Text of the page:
This new envelope-pushing poster series is one of the finest examples of how design can shape how we experience the game. There has been a steady influx of creative work in football in recent years—so much so that we started a blog just to cover it. Many MLS clubs have done their part to participate in this creative space, and the New York Red Bulls 2015 match posters are one of the finest examples of how design can shape how we experience the game. The series, ranging from illustrations to collages and sculpture, is being produced by the Brooklyn-based creative agencyDoubleday and Cartwright. They’ve lent their cultural expertise and creative ingenuity to make this one of the best and most unique poster series we’ve ever seen. To find out more about this series, their process and inspiration, we stopped by their studio to get their thoughts on football, design, and more. Eight by Eight: How did this collaboration with the New York Red Bulls come about?
Doubleday: Like many good things in life, it came through a friend of a friend (you know who you are). That aside, we’ve had a really positive working relationship with Red Bull going back to our first work on Red Bull Music Academy, New York in 2012.
What was the overall strategy or approach taken for the project?
The fact that the team is playing extremely well this year has definitely helped inspire us, but the core idea wasn’t to speak as much about current play as their unique identity and history. The New York Red Bulls are the senior MLS franchise, have a rich history and an incredibly passionate fan base. Our goal was to draw on all of that with a unique tone and style for each of the 17 home games.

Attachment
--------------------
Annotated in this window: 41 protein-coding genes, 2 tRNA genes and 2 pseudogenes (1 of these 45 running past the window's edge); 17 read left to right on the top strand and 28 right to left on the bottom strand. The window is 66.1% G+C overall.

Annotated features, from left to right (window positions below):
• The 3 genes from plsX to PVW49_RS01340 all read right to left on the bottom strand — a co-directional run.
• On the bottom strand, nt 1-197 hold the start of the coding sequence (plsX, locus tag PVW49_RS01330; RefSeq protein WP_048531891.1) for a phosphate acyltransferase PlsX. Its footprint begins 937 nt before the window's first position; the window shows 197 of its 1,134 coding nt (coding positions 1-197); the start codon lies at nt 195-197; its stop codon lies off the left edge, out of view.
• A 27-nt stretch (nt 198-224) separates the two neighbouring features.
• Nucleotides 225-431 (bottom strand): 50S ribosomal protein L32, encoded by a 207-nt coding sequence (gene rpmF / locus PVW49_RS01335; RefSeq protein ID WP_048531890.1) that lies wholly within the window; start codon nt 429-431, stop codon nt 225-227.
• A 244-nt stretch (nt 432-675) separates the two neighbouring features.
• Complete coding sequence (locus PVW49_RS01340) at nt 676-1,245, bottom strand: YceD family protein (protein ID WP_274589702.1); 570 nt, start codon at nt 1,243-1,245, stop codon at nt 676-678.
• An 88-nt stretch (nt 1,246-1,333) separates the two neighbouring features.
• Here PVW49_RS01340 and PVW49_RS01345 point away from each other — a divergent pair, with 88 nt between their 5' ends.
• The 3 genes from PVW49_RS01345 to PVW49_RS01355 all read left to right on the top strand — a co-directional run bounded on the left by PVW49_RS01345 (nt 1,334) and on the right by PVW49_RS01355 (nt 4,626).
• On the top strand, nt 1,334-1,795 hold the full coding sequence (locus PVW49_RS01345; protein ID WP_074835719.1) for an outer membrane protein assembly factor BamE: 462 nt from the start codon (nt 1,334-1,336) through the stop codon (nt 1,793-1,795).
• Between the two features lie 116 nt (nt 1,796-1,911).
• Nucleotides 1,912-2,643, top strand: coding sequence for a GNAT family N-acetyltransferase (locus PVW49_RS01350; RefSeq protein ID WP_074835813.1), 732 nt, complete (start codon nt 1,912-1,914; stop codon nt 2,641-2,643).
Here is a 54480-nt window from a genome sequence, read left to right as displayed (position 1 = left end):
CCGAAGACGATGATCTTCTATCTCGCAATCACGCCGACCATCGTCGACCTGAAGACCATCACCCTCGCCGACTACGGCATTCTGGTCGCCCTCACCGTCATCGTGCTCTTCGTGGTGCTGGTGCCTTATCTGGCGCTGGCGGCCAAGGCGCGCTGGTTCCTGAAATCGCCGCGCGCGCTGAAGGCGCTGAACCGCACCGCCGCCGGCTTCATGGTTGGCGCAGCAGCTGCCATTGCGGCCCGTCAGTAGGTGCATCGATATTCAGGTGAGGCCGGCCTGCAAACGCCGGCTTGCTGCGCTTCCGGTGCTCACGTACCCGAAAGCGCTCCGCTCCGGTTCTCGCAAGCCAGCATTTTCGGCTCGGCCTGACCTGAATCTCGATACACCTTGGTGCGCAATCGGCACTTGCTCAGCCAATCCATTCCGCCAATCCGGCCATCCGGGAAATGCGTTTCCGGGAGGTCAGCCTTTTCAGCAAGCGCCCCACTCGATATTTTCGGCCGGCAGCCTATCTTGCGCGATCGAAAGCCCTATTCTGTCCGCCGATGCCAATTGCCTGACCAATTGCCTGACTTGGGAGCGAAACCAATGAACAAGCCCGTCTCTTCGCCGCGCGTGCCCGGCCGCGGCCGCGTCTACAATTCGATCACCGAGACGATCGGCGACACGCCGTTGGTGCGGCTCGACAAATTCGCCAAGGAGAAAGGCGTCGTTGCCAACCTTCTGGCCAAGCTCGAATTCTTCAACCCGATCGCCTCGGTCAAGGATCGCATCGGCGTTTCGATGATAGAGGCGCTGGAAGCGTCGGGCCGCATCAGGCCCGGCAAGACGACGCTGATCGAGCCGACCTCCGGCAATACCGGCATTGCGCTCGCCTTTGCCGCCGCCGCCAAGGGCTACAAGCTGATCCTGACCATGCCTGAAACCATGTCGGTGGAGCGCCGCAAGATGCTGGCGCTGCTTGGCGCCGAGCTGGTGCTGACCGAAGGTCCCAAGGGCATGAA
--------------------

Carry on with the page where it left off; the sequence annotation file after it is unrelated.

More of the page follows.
Have you worked on other football related projects before?
The first issue of our publication Victory Journal was devoted to the 2010 World Cup with focus on the Brazil and U.S. teams. The most recent issue has an amazing story about Ukraine’s Shakhtar FC, and in between we’ve covered the Liverpool Derby, Sao Paulo’s Museu Do Futebol and Boca Juniors’ academy.
How do football and design interact in your eyes?
There’s a shorter and less developed history of football interactions in the U.S., but a deep history around the world from England to Brazil. In some ways having less inherited systems of language and iconography here gave us more room to play, which was fun.
What other football creative and design work have you been impressed with?
Kingsley, the new Partick Thistle FC mascot by David Shrigley. The idea was to embody the fan, the intensity, and the emotion. A lot of people hate it, but we have love for Partick Thistle.
What were some of the influences you pulled from for the Red Bull poster series?
We made an effort not to pull anything recent that was soccer-specific. Everything was vintage and mainly from South American leagues; memorabilia and anything that documented the history of the game from a fans perspective.
Outside of football, we took inspiration from everything that we were personally excited by in a contemporary sense. Conceptual art; whether it was sculptures, a collage or digital renderings, we tried to channel that spirit into a language of sport.
What was the process for each poster?
We wanted to push the envelope conceptually with each poster, telling the story in a way that hadn’t been told by anyone here, or in European leagues. Some of the posters became more cryptic than others, paying homage to those who know and insider moments. But each was a tribute to the team’s 20 years, and a celebration of Football’s rising culture in the U.S. We also brought in collaborators from around the world – Argentina to Australia, The UK to Venezuela, who helped us achieve an overall creative point of view that wasn’t just defined by a historical or local aesthetic.
The Red Bull vs Real Salt Lake statue was very unique and easily one of our favorites. Can you talk us through how the concept and sculpture came together?
This poster was a nod to the MetroStars winning the La Manga cup in 2004; a winter football tournament in Murcia, Spain that hadn’t previously been won by an American team. Bringing the hardwear back to America was the cornerstone to the concept.
We thought about how a team goes on parade through their home city after a championship and liked the idea of the trophy taking that journey; gathering souvenirs along the way.
Photography by Ahmed Klink.